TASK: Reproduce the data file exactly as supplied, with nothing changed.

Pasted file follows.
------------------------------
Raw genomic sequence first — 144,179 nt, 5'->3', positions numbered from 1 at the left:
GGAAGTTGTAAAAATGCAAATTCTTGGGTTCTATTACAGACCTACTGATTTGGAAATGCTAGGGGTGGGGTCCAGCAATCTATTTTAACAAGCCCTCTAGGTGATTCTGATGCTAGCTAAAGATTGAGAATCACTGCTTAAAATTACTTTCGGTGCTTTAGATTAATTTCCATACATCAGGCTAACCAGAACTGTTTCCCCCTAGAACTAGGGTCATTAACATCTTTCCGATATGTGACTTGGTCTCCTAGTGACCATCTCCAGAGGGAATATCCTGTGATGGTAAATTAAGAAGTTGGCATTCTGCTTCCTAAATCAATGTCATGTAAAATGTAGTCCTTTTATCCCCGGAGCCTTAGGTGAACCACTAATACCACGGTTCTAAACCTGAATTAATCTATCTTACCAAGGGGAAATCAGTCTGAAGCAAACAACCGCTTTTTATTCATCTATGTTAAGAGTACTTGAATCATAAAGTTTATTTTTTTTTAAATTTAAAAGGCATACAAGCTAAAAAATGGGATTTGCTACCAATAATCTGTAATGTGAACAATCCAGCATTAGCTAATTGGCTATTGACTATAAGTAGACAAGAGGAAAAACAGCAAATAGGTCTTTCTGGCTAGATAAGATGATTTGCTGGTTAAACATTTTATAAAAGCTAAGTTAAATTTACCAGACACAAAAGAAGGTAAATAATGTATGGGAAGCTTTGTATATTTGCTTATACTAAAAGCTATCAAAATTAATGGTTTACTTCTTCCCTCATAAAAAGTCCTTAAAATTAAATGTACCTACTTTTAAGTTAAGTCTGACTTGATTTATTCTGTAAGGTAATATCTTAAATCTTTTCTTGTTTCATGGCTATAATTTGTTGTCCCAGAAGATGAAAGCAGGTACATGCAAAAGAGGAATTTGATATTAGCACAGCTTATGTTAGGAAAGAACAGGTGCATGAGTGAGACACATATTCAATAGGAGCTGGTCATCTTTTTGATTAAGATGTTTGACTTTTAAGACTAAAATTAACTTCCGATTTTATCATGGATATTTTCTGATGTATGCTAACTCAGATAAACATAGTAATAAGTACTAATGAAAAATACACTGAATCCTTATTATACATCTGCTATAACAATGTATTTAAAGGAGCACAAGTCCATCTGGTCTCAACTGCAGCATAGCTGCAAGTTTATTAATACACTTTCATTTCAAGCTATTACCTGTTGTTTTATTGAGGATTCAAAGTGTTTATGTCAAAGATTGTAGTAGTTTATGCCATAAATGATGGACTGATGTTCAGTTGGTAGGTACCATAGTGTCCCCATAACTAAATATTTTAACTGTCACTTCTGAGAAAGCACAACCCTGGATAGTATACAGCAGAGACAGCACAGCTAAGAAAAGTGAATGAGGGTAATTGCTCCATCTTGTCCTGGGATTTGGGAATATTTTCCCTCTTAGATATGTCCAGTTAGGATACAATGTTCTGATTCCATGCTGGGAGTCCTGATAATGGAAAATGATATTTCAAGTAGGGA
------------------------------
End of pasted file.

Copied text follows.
Raw genomic sequence first — 144,179 nt, 5'->3', positions numbered from 1 at the left:
GGAAGTTGTAAAAATGCAAATTCTTGGGTTCTATTACAGACCTACTGATTTGGAAATGCTAGGGGTGGGGTCCAGCAATCTATTTTAACAAGCCCTCTAGGTGATTCTGATGCTAGCTAAAGATTGAGAATCACTGCTTAAAATTACTTTCGGTGCTTTAGATTAATTTCCATACATCAGGCTAACCAGAACTGTTTCCCCCTAGAACTAGGGTCATTAACATCTTTCCGATATGTGACTTGGTCTCCTAGTGACCATCTCCAGAGGGAATATCCTGTGATGGTAAATTAAGAAGTTGGCATTCTGCTTCCTAAATCAATGTCATGTAAAATGTAGTCCTTTTATCCCCGGAGCCTTAGGTGAACCACTAATACCACGGTTCTAAACCTGAATTAATCTATCTTACCAAGGGGAAATCAGTCTGAAGCAAACAACCGCTTTTTATTCATCTATGTTAAGAGTACTTGAATCATAAAGTTTATTTTTTTTTAAATTTAAAAGGCATACAAGCTAAAAAATGGGATTTGCTACCAATAATCTGTAATGTGAACAATCCAGCATTAGCTAATTGGCTATTGACTATAAGTAGACAAGAGGAAAAACAGCAAATAGGTCTTTCTGGCTAGATAAGATGATTTGCTGGTTAAACATTTTATAAAAGCTAAGTTAAATTTACCAGACACAAAAGAAGGTAAATAATGTATGGGAAGCTTTGTATATTTGCTTATACTAAAAGCTATCAAAATTAATGGTTTACTTCTTCCCTCATAAAAAGTCCTTAAAATTAAATGTACCTACTTTTAAGTTAAGTCTGACTTGATTTATTCTGTAAGGTAATATCTTAAATCTTTTCTTGTTTCATGGCTATAATTTGTTGTCCCAGAAGATGAAAGCAGGTACATGCAAAAGAGGAATTTGATATTAGCACAGCTTATGTTAGGAAAGAACAGGTGCATGAGTGAGACACATATTCAATAGGAGCTGGTCATCTTTTTGATTAAGATGTTTGACTTTTAAGACTAAAATTAACTTCCGATTTTATCATGGATATTTTCTGATGTATGCTAACTCAGATAAACATAGTAATAAGTACTAATGAAAAATACACTGAATCCTTATTATACATCTGCTATAACAATGTATTTAAAGGAGCACAAGTCCATCTGGTCTCAACTGCAGCATAGCTGCAAGTTTATTAATACACTTTCATTTCAAGCTATTACCTGTTGTTTTATTGAGGATTCAAAGTGTTTATGTCAAAGATTGTAGTAGTTTATGCCATAAATGATGGACTGATGTTCAGTTGGTAGGTACCATAGTGTCCCCATAACTAAATATTTTAACTGTCACTTCTGAGAAAGCACAACCCTGGATAGTATACAGCAGAGACAGCACAGCTAAGAAAAGTGAATGAGGGTAATTGCTCCATCTTGTCCTGGGATTTGGGAATATTTTCCCTCTTAGATATGTCCAGTTAGGATACAATGTTCTGATTCCATGCTGGGAGTCCTGATAATGGAAAATGATATTTCAAGTAGGGA